Is there a Thanksgiving tradition you are most looking forward to?
Having our family together—including friends and extended family—for a long afternoon visit and taking time to feel the gratitude for this life and the life of others. It is a great day to relax and unplug and enjoy each other’s company and conversation. And of course, great food!
Is there a local or national charity that you strongly believe in?
My middle sister and best friend, Cathy Doyle, died of lung cancer two years ago. I have lost so many friends to this awful disease. Breast cancer has gotten really great attention and research funding. I hope that lung cancer can get the same attention one day.
What are your special interests and hobbies?
I like exercising with a regular group—it is great support and connection. I love the practice of yoga and tai chi and try to walk to enjoy the beauty of outside every day. I am an ardent reader and a world-class traveler.
Also, when I retired from UTHSC, I started taking art classes with Marilyn Wannamaker at the Botanic Gardens. Her classes are so much fun, and she accepted me for who I was and encouraged me to shift from using my left brain to finding more fun in right-brain activities. I prefer mixed media and come up with some strange and interesting pieces of art. It is great fun to create new things!
If you could change one thing about Memphis, what would it be?
I have lived by this quote by Dr. Margaret Mead: “Never doubt that a small group of thoughtful, committed citizens can change the world; indeed, it’s the only thing that ever has.”
I have groups of friends who are Memphis community leaders who live this premise every day, and we nurture each other in our personal and professional growth. Let’s encourage Memphians to see the world from the perspective of love, not fear.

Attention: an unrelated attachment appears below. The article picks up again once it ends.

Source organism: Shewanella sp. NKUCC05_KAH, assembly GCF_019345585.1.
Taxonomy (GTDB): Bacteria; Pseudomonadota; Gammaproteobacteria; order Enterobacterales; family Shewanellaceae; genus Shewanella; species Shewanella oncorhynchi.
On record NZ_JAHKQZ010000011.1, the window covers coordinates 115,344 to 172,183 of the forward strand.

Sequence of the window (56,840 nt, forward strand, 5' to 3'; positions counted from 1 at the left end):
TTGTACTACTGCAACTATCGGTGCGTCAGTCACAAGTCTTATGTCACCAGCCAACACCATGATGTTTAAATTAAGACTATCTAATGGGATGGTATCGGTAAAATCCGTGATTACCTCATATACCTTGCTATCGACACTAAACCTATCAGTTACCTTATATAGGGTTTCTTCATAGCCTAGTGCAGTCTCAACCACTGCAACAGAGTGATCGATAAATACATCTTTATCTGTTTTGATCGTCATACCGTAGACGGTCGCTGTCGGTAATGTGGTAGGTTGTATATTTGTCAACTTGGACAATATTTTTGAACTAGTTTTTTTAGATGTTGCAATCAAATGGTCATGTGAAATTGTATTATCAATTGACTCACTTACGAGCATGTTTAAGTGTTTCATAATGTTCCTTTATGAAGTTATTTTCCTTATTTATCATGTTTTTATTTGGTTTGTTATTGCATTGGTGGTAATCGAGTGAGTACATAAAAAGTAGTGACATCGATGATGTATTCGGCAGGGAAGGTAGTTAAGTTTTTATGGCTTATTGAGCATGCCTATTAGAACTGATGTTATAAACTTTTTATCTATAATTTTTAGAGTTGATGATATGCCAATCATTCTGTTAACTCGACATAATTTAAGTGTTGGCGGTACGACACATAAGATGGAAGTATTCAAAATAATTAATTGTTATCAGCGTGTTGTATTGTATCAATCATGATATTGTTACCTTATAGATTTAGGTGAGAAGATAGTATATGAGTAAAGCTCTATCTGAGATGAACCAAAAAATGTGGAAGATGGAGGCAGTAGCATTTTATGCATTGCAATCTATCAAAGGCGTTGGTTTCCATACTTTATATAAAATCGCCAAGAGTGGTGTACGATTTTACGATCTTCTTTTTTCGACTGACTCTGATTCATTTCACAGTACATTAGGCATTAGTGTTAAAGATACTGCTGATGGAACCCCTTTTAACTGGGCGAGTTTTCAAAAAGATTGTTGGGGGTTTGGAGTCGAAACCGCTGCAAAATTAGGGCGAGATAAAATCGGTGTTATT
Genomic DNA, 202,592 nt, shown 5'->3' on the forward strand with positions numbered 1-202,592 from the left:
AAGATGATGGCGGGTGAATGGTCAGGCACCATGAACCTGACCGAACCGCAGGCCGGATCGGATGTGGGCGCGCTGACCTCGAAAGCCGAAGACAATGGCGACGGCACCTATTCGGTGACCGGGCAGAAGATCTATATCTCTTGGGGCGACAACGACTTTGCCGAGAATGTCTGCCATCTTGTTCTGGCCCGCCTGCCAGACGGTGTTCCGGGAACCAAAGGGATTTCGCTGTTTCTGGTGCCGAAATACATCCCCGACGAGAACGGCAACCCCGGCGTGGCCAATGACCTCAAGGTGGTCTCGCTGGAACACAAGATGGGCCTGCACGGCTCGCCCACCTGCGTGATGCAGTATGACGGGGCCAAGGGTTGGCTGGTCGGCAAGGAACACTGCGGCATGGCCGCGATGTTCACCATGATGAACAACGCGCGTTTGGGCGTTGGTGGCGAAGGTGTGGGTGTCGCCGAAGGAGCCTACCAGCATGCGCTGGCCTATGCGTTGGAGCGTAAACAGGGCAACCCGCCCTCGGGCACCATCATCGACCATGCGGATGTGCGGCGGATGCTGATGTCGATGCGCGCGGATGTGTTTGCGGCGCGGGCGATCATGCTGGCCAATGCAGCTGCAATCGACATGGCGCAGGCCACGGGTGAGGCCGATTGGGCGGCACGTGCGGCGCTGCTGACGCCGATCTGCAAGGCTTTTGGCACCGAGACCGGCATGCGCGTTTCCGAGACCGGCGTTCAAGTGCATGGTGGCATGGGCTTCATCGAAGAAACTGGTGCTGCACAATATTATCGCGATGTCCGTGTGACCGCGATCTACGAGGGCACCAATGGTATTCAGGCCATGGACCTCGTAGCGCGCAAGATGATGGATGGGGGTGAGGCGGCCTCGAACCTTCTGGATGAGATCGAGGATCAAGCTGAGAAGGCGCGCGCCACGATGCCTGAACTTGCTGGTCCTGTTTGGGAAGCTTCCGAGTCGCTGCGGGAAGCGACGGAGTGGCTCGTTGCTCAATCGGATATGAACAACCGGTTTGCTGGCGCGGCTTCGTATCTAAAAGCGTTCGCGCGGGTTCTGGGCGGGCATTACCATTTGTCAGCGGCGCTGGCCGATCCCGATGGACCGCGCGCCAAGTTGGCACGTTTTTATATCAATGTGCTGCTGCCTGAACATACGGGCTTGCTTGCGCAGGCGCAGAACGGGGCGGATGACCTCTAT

Favorite travel destination(s)?
I am totally open to exploring the world, but our regular visits are to San Francisco to see my husband’s children and grandchildren and to our condo in Fort Walton Beach, Florida.
What books are on your bedside table?
I have a Kindle full of over 100 books so I am ready to go at any time. I still love to hold and mark up a book I am reading so I have those, too. Right now—Words Can Change Your Brain by Newberg and Waldman and many issues of The Sun, a provocative ad-free monthly American magazine of essays, interviews, short stories, poems and photography.
Your career has included many leadership roles and notable accomplishments. Looking back, what are you are most proud of in your life?
My children who are truly terrific people and great citizens—Mary Catherine Tagg, who lives and works in downtown Memphis at LEO Events and George Canale Tagg, Jr., who is an attorney and regional affairs officer in the Department of State in Washington, DC. My heart bursts with pride for what fine people they are. And my dear husband—Dr. Bill Veeser—who is always the wind beneath my wings.
Thank you, Peggy, for these inspiring highlights, today!
And thank you to photographer/web designer Keith Montgomery for the wonderful images of Peggy.